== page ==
801 Strodtman Road, St. Louis, MO, 63138 (near Spanish Lake) / Cake artist: Rich Brooks

 

One of two areas where you can get up close to the confluence of the Mississippi and Missouri Rivers is Columbia Bottom, which was named after a village that once existed on the land where it sits. The village was formed sometime during the early 19th-century, and it was later renamed St. Vrain. Perhaps due to obvious reasons (it was on a floodplain), the town was no more by 1870. The land was purchased in 1997 to create an urban conservation area. It is 4,256 acres. Several activities can be done by the visitors. Hiking, fishing, horseback riding (seasonal) and bird watching are just a few to name. Many trails can be accessed in this area, and several markers contain information about either history and/or the habitats that venture on the land. The land includes a 110-acre island, and about 800 acres of bottomless forest. One of the missions of the Missouri Department of Conservation (which manages the area) is to help restore the habitat and scenery which matched the voyage of Lewis & Clark.

The visitors center, not far from where the cake was placed
The visitors center, not far from where the cake was placed
Its a few miles from the visitors center, but it is worth the drive to see the two rivers meet!
Its a few miles from the visitors center, but it is worth the drive to see the two rivers meet!

Cake placement date: October 25

Where is the cake now?:  The cake sold in the biddingforgood auction for $505 on 1/1/2015.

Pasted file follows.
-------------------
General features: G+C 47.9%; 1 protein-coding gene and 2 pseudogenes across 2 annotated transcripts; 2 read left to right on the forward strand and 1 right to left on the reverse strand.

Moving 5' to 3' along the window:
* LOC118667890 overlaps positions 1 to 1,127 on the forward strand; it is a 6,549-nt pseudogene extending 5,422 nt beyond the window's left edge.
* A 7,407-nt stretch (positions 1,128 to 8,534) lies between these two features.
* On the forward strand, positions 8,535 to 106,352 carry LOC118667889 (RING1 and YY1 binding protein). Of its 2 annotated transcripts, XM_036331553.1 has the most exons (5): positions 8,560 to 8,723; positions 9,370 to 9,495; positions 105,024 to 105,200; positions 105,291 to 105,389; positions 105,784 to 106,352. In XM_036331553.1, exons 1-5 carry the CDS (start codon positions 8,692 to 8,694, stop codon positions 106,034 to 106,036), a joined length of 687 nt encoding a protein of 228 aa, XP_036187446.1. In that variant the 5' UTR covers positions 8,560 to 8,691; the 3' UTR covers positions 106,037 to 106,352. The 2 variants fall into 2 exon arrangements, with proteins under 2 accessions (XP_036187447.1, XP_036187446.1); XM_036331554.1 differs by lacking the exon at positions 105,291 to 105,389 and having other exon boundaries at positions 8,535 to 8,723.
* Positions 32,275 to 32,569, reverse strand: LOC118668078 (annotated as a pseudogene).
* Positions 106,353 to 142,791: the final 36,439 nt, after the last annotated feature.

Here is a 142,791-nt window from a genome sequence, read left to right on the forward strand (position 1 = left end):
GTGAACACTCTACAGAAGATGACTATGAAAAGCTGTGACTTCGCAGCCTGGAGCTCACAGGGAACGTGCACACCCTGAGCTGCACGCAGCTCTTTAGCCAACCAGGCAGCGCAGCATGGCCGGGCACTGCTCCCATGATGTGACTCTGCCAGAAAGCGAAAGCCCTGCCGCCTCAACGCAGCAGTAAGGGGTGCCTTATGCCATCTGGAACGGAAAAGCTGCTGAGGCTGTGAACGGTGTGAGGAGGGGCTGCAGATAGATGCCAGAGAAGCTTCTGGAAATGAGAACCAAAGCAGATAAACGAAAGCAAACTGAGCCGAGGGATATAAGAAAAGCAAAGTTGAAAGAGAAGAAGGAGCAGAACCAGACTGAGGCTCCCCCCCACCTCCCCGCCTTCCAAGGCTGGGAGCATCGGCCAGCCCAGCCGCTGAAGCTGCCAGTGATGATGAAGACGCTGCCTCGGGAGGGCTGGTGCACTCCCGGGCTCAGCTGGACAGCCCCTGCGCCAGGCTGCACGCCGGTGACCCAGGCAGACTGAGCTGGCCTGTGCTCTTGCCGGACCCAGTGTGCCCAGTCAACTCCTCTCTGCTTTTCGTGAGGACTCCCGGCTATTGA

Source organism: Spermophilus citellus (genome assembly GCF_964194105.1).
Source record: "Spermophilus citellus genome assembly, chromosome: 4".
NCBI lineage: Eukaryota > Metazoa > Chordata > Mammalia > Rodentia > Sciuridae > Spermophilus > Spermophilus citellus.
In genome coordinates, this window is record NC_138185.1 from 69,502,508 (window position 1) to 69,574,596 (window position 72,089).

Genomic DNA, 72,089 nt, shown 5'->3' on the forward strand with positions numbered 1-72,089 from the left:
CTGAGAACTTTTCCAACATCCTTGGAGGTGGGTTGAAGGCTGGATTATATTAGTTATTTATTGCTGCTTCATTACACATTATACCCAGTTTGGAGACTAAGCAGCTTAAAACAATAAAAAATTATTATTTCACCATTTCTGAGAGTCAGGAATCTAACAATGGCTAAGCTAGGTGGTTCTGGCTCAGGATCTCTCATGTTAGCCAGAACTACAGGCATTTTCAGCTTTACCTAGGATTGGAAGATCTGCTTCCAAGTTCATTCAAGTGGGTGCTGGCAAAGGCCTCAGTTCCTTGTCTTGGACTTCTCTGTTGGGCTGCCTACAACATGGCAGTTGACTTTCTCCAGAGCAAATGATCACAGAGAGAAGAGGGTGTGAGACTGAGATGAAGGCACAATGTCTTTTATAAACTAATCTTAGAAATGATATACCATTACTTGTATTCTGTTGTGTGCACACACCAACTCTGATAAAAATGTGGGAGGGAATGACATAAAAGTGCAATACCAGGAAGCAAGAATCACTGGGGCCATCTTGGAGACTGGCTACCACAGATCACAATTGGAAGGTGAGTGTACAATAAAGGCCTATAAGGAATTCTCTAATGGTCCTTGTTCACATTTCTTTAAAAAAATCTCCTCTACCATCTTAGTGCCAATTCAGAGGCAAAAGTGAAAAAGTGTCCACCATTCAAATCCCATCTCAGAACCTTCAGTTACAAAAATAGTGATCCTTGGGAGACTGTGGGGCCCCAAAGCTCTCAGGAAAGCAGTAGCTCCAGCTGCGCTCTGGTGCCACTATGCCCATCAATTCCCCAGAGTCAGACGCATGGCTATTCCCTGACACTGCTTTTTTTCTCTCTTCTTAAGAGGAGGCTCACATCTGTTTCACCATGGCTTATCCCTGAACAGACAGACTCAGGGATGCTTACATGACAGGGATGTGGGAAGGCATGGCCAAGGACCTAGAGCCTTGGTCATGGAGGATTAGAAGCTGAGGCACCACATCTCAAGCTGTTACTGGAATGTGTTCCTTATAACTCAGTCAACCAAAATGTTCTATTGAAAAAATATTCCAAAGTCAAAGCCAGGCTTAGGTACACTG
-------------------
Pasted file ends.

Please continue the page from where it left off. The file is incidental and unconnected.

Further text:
Memories:  This was the final cake that was placed at a permanent location. It was marked with a special ceremony on the morning of 10/25/2014, with over 100 people in attendance, including local media, Erin Budde and the cake’s artist, Rich Brooks.

Rich Brooks, the cake’s artist, on painting the cake: ‘(The cake that was) supposed to be the last was created for Columbia bottom. It is an agricultural area that feeds not only animals but peoples hunger for getting out with nature. Their walking paths a, miles and miles of them. They have a visitor center a river’s edge trail fishing areas an hunting areas. Dear an wildlife are abundant. Each year crops are grown specifically for a variety of wildlife. On my cake I had some flowers wildflowers dear beavers hunters fisherman ducks and geese. Again I tried to set show some of the seasons as they happening happened from floodwaters to fall an spring. This cake has an unveiling because it was one of the last cakes to be painted for STL 250. It was a very hot day and it seemed like hundreds showed up for the unveiling. For some reason I was treated like a superstar.’

Columbia Bottom Conservation Area on Facebook / Official website (through Missouri Department of Conservation)

Leave a Reply

Your email address will not be published. Required fields are marked *